Politics / May 3, 2024

During a Heated Covid Origins Hearing, a Scientist Comes in for Questioning

Peter Daszak is a high-profile virologist with close ties to the Wuhan Institute of Virology. That relationship landed him in front of Congress this week.

Jimmy Tobias

EcoHealth Alliance President Dr. Peter Daszak is sworn in during a House Select Subcommittee hearing on the Coronavirus Pandemic on Capitol Hill on May 1, 2024.

(Andrew Harnik / Getty Images)

Dr. Peter Daszak has spent his career researching some of the most dangerous viruses in the world. As president of EcoHealth Alliance, a New York–based nonprofit, he and his colleagues have traveled the globe studying everything from Ebola to Nipah to the coronaviruses that linger in the bodies of bats. He is a high-profile emissary of the scientific community, especially since the early days of the Covid-19 pandemic when he was a go-to expert whose views were sought out by media, government and more. But Daszak’s work, and especially his long-running partnership with a virology lab in Wuhan, China, has lately landed him in front of less friendly audiences as questions about the origin of SARS-CoV-2 continue to roil Washington.

On Wednesday, a bipartisan panel of lawmakers peppered the embattled scientist with questions during a three-hour hearing. The hearing was convened by the Republican-led Select Subcommittee on the Coronavirus Pandemic, which is probing the origin of Covid-19 as well as the federal government’s response to it. The committee called in Daszak to question him about his organization’s long-standing ties to the Wuhan Institute of Virology, or WIV, a leading center of coronavirus research in the city where the pandemic first emerged. Throughout the hearing, Democrats and Republicans blasted what they asserted was Daszak’s lack of transparency concerning his work with WIV and they questioned the nature of the research that his organization pursued in collaboration with the Chinese institute. Both parties also raised the prospect that EcoHealth Alliance could be barred from future federal funding.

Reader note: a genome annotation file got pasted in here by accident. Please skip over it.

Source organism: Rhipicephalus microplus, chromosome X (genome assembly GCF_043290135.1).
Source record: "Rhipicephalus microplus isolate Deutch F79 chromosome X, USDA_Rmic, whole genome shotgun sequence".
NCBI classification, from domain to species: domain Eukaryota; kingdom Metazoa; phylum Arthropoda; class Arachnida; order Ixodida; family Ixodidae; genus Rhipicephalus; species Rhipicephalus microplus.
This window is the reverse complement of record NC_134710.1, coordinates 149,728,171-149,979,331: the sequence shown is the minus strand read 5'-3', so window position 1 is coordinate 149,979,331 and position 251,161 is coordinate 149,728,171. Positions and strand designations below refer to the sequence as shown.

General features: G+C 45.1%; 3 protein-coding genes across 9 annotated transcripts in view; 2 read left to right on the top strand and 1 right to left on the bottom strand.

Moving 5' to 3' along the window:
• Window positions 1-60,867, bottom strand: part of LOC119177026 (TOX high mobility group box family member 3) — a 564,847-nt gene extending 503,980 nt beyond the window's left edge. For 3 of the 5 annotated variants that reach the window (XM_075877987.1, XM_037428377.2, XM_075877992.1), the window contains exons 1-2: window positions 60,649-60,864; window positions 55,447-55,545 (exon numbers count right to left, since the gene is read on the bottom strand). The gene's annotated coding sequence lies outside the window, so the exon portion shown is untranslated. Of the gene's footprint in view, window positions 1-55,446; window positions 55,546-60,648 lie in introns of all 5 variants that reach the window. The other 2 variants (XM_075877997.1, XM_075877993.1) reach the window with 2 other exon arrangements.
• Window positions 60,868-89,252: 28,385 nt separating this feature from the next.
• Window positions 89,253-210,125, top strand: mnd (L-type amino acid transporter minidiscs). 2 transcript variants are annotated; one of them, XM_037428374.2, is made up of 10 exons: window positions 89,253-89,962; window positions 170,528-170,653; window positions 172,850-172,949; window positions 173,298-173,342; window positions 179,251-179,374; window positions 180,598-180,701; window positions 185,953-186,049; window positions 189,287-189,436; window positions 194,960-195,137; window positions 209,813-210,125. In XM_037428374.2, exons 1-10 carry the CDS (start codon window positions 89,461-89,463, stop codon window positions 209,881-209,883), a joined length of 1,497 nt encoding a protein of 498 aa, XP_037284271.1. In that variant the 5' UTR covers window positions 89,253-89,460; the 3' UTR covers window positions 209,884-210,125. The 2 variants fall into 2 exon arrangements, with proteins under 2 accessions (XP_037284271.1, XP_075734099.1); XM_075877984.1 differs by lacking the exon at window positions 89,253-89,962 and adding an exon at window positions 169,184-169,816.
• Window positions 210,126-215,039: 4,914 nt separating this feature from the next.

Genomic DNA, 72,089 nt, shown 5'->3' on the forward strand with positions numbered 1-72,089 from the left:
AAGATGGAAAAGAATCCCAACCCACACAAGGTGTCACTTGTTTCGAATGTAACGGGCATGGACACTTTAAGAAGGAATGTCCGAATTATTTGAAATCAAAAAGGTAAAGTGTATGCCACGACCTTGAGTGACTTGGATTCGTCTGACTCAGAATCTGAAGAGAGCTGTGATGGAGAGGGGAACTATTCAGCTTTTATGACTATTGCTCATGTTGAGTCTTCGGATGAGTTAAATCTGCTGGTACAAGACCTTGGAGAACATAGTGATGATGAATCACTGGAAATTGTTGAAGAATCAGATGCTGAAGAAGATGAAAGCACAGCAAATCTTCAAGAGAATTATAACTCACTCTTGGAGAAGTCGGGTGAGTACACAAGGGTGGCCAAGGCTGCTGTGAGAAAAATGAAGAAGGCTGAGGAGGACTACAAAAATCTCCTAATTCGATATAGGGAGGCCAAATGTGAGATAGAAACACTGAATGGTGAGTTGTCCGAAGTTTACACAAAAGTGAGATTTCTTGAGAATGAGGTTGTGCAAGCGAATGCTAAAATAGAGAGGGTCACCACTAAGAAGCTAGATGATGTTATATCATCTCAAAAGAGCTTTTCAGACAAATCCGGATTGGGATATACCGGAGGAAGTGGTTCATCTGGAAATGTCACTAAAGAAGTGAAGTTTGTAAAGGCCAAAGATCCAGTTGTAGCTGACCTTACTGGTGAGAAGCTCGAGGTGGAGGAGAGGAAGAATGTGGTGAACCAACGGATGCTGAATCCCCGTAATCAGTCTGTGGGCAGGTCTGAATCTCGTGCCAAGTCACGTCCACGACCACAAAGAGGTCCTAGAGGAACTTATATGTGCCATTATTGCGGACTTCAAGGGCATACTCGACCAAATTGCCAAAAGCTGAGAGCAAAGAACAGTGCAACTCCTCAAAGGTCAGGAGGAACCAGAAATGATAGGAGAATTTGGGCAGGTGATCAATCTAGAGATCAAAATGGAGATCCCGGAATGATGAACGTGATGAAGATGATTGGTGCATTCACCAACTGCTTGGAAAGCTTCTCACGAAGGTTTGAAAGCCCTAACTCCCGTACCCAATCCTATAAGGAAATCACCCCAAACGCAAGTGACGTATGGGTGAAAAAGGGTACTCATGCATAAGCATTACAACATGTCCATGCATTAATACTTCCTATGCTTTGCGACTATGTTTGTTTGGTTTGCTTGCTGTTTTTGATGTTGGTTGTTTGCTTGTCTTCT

Daszak vehemently defended his organization and himself throughout the proceedings.

“The public nature of our work and our long-standing collaborations with Chinese scientists made us a target for speculation about the origins of Covid-19, beginning in early 2020, and continuing to this day,” he stated in testimony to the Select Subcommittee on the Coronavirus Pandemic, which is probing the origin of Covid-19. “Misinformation about our research began to circulate widely through social media and the press, often spread by people with little knowledge or understanding of the science underlying our research.”

The question of the pandemic’s origin is still an open one. Many high-profile scientists, including Daszak, contend that the pandemic emerged as the result of a zoonotic spillover, likely via the wildlife trade. Five US intelligence agencies, including the National Intelligence Council, also assess that the pandemic has a natural origin. Numerous others, including some scientists and political leaders, believe Covid-19 emerged as the result of a laboratory escape in Wuhan, China, where research involving the collection and manipulation of coronaviruses was occurring in the years before the pandemic began. Both the FBI and the Department of Energy likewise assess that the pandemic most likely originated via a laboratory-associated incident. Still other prominent scientists, politicians, as well as the CIA, believe there is not enough reliable information to make a determination.

Daszak’s organization has been sucked into this political storm primarily due to its work with the WIV. Though a civilian institution, WIV personnel also do work with the People’s Liberation Army of China, according to a 2023 report by the Office of the Director of National Intelligence. Between 2014 and 2021, EcoHealth Alliance received more than $7.9 million in federal grant dollars from the National Institutes of Health, a portion of which it sent to WIV as part of a project to collect and conduct experiments on bat coronaviruses in order to understand the risk they pose to human health. This research program, and the grant that funded it, have been mired in controversy since 2020, when then-President Donald Trump promised to put an end to them from the White House podium.